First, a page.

My sister is losing her hair. Just some of it. After each of her three pregnancies, she's lost a little, but this last one took a harsher toll, and she's learned she has an iron deficiency that often results in hair loss. My sister and I both have very fine hair, so losing it—even just a little—has been an especially difficult reality to face.
My sister is beautiful. She's not flashy or glamorous; rather, her beauty is a natural radiance. My sister is also wise and probably cause for 75 percent of my spiritual and emotional growth throughout the years. We had a conversation over Christmas that stemmed from her hair loss, snatches of which I've had running through my mind since.
It's hard for me to remember a time when I've seen my sister as insecure about a physical feature than she has been about her hair. Yet God has been using this struggle to continue honing the orientation of her heart toward him.
She said to me, "As I've been experiencing this loss and growing in my self-consciousness, I've realized that I have an expectation of myself—almost a sense of entitlement—to being 'above average.' Even if I don't necessarily feel that my attractiveness is above average, I'm always striving toward that end—like that's the expectation I hold myself to. But when was I ever guaranteed 'above average attractiveness' in this life? Jesus himself had 'no beauty to attract us to him.' If he didn't demand to be attractive, what makes me think I'm entitled to be?"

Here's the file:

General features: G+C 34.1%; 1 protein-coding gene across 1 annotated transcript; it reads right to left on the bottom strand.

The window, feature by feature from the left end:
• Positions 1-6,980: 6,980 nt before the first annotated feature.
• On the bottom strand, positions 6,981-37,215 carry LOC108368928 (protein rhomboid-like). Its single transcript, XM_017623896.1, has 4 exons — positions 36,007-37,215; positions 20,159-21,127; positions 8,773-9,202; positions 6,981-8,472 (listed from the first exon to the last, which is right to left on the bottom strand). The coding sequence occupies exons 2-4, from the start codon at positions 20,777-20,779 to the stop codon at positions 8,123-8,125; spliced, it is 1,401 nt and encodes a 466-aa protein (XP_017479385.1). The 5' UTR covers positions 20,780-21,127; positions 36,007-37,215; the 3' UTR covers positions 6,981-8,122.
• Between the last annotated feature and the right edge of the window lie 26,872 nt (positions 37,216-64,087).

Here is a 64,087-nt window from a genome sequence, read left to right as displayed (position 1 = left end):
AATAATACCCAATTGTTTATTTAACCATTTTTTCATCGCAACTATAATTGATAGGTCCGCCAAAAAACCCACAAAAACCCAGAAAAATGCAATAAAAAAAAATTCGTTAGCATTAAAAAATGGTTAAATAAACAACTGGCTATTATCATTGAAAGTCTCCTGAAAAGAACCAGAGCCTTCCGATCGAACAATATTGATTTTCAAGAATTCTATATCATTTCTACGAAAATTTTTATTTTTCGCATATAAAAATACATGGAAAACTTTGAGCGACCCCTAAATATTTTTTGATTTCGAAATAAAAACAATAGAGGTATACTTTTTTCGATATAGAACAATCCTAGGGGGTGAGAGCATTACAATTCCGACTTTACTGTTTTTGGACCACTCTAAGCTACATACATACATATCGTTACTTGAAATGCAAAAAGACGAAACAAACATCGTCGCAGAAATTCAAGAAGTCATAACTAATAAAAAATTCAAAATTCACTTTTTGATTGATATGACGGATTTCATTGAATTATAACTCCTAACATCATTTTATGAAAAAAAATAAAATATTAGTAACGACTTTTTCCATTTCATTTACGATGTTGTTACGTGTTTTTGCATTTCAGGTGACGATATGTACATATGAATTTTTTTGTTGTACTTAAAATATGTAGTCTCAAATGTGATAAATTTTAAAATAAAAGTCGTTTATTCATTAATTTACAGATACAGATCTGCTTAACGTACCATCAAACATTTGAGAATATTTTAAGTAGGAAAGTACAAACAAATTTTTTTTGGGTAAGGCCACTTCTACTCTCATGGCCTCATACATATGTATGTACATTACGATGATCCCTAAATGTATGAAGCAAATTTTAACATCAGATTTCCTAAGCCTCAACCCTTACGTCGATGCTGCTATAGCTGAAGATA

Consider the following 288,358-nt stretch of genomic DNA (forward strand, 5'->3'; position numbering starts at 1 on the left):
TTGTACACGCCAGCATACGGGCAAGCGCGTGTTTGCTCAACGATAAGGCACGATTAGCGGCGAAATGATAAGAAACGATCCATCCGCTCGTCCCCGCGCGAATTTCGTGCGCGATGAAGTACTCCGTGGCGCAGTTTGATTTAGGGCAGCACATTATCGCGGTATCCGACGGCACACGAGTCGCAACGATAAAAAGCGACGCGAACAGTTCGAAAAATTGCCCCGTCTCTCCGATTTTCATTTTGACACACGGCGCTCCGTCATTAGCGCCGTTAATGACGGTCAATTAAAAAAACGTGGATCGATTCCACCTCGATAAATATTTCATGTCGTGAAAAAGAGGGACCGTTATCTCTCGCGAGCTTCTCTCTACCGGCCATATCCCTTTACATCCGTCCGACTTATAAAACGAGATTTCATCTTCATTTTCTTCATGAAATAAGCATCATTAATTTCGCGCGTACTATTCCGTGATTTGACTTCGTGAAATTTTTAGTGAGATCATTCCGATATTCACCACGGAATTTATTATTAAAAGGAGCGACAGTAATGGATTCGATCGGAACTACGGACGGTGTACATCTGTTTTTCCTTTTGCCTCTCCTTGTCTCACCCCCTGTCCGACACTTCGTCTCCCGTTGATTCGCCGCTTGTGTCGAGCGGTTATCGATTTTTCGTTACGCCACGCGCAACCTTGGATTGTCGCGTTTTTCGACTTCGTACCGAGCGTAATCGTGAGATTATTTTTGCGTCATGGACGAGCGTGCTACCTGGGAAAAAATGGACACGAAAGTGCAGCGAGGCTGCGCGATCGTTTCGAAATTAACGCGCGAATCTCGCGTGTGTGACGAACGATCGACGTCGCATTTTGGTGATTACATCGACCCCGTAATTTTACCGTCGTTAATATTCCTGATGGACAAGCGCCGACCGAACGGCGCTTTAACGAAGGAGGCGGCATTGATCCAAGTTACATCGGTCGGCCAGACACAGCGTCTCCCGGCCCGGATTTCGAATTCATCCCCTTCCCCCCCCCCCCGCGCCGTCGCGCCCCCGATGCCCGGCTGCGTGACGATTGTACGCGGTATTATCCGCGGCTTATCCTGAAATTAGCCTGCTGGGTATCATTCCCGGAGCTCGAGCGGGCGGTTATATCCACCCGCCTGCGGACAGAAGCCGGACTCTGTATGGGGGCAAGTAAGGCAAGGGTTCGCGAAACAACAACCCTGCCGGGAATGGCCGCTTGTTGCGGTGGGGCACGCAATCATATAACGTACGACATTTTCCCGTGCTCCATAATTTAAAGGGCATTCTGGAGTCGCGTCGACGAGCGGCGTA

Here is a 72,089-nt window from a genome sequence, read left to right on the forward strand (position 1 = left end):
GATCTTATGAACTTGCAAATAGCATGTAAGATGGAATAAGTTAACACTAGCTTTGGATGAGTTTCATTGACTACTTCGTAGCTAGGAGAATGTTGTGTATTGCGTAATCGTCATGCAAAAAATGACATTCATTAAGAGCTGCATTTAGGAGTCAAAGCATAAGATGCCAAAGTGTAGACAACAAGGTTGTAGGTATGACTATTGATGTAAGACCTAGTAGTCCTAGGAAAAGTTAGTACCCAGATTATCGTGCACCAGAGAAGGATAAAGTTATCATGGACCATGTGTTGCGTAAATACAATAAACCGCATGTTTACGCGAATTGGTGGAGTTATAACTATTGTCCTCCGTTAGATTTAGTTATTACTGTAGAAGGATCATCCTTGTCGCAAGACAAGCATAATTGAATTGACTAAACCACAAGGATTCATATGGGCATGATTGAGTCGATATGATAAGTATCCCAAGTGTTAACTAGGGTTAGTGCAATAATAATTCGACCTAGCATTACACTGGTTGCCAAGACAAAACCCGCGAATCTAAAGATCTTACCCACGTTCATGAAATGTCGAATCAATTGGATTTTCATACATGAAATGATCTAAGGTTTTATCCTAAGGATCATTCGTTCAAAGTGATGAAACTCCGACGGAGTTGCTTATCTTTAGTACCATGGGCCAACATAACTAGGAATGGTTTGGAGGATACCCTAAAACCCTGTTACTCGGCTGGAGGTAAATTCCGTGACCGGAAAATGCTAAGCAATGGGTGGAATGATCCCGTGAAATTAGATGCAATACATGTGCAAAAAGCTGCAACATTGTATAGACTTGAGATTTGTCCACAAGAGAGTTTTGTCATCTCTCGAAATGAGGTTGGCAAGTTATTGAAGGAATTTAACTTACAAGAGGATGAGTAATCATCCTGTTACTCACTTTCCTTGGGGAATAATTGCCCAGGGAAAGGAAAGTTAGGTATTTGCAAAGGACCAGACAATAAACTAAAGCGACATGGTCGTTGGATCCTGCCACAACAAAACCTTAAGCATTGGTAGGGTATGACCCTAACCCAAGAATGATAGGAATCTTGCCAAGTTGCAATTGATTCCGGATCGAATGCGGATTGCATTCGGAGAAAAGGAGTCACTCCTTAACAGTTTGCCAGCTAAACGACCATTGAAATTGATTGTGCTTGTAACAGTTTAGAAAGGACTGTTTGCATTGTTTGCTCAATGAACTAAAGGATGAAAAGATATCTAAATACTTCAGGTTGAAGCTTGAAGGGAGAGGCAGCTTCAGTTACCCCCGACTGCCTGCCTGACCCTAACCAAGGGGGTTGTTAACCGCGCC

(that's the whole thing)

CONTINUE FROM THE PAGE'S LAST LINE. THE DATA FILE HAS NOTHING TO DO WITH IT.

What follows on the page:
She wasn't being self-deprecating. She was really just considering this new possible reality: that for the time being, on this old earth, maybe she's going to be ordinary. Maybe she can just be ordinary. The voice that's led her to believe in a certain entitlement—to reach for something beyond who she really is—isn't God's voice. So she doesn't have to factor it.
Of course it's nice to look nice; it's appropriate to be appropriate. Makeup is not of the devil.
But hearing my sister's thoughts, which contain so much of God's truth, has served God's purpose (as his truth is bound to do): since Christmas, I've experienced a freedom previously foreign to me. It is truly okay to be ordinary.
It's actually most likely that you and I were made physically ordinary. Yes, one day we will be given new and flawless bodies, and now our flawed bodies are divinely appointed to be vessels of God's Holy Spirit, which is no small calling. But how we look—here, now? It's just not true that we need to look better and better, whether better than we do naturally or better than other people. It's not how we were made, and we don't have to waste so much of ourselves on that pursuit. Praise the Lord for this insight!
Where are you in this journey? Do you long to throw off this false expectation and embrace the blessed ordinariness of this life?